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Researchers use multifunctional co-solvent pair to uncover molecular principles of biomass breakdown for conversion to transportation fuels

Plant cell walls resist chemical or biological degradation, making the breakdown of lignocellulosic biomass into renewable chemical precursors for conversion into chemicals and transportation fuels challenging and costly. As a result, economically viable methods of transforming biomass into biofuels have yet to be realized.

In a step forward in understanding how plant biomass can be more efficiently broken down, a research team led by the University of California, Riverside, has created a chemical roadmap to breach these defenses. A paper on their work is published in the Journal of the American Chemical Society.

In order to access the energy-rich sugars found in the plant cell walls, researchers have renewed focus on solvating lignin, a complex polymer also found in plant cell walls that acts as a natural shield, blocking both chemical and biological attack. Lignin is particularly effective in preventing commercial enzymes from digesting cellulose, which makes up the bulk of sugars found in biomass.

In the past, different specialized chemicals and pretreatment methods have been used to improve enzyme access to cellulose but were ineffective at removing lignin. The use of strong acids, ionic liquids, ammonia, and sulfite treatments have somewhat improved the digestibility of cellulose, but these methods also leave lignin behind, making cellulose expensive to recover. Other methods have applied co-solvents such as ethanol and acetone solvate to remove lignin, but they require very high reaction temperatures that also cause the remaining sugars to degrade.

Charles Cai, an assistant research engineer at the Center for Environmental Research and Technology in the Marlan and Rosemary Bourns College of Engineering at UC Riverside, and Abhishek S. Patri, a doctoral student in chemical and environmental engineering, led a team of researchers taking a new direction to focus on identifying highly specialized co-solvents, substances added to a primary solvent to make it more effective, that can facilitate milder temperature solvation and release of lignin from the plant cell walls. This is known as a “lignin-first” approach to breaking down biomass.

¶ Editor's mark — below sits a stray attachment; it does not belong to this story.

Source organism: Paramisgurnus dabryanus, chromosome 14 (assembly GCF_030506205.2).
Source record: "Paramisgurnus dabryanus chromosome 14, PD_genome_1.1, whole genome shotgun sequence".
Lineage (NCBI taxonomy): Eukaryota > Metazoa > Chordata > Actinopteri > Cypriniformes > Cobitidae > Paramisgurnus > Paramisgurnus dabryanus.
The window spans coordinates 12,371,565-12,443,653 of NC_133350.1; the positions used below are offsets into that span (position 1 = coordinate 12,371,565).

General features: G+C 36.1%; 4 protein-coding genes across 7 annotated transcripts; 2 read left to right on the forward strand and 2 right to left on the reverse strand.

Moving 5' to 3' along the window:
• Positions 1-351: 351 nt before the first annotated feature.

The team constructed a 1.5-million-atom molecular simulation to reveal how the co-solvent pair consisting of tetrahydrofuran (THF), and water are particularly effective at altering the interactions between lignin and cellulose, helping to drive multiple key mechanisms responsible for breaking down biomass.

JACS abstract figure 2

Co-solvents THF and water cause lignin to dissociate from itself and cellulose, expanding into a random coil. (Charles Cai/UCR)

They discovered that pretreating plant biomass with THF-water caused lignin globules on the cellulose surface to expand and break away from one another and away from the cellulose fibers. The expanded lignin was also more exposed to catalytic fragmentation by dilute acid. As a result, lignin could be more efficiently depolymerized, solubilized, and transported out of the cell wall at milder treatment conditions.

The nearly complete removal of lignin also allowed the remaining cellulose fibers to be more susceptible to enzyme attack. After mild THF co-solvent treatment, the enzymes added to the remaining cellulose-rich solids achieved complete hydrolysis to glucose sugars.

At bulk scale, dilute acid pretreatment of biomass in a co-solvent mixture liberates hemicellulose and depolymerized lignin from cellulose, allowing unfettered access of cellulolytic enzymes that sustain high rates of cellulose hydrolysis to glucose without enzyme deactivation.

Through this multi-scale analysis, synergistic mechanisms can be identified for other multifunctional co-solvents portending a paradigm shift towards first principles design of future biomass deconstruction methods in order to realize lower cost fuels.

—Patri et al.


  • Abhishek S. Patri, Barmak Mostofian, Yunqiao Pu, Nicholas Ciaffone, Mikhael Soliman, Micholas Dean Smith, Rajeev Kumar, Xiaolin Cheng, Charles E. Wyman, Laurene Tetard, Arthur J. Ragauskas, Jeremy C. Smith, Loukas Petridis, Charles M. Cai (2019) “A Multifunctional Cosolvent Pair Reveals Molecular Principles of Biomass Deconstruction” J. Am. Chem. Soc. doi: 10.1021/jacs.8b10242


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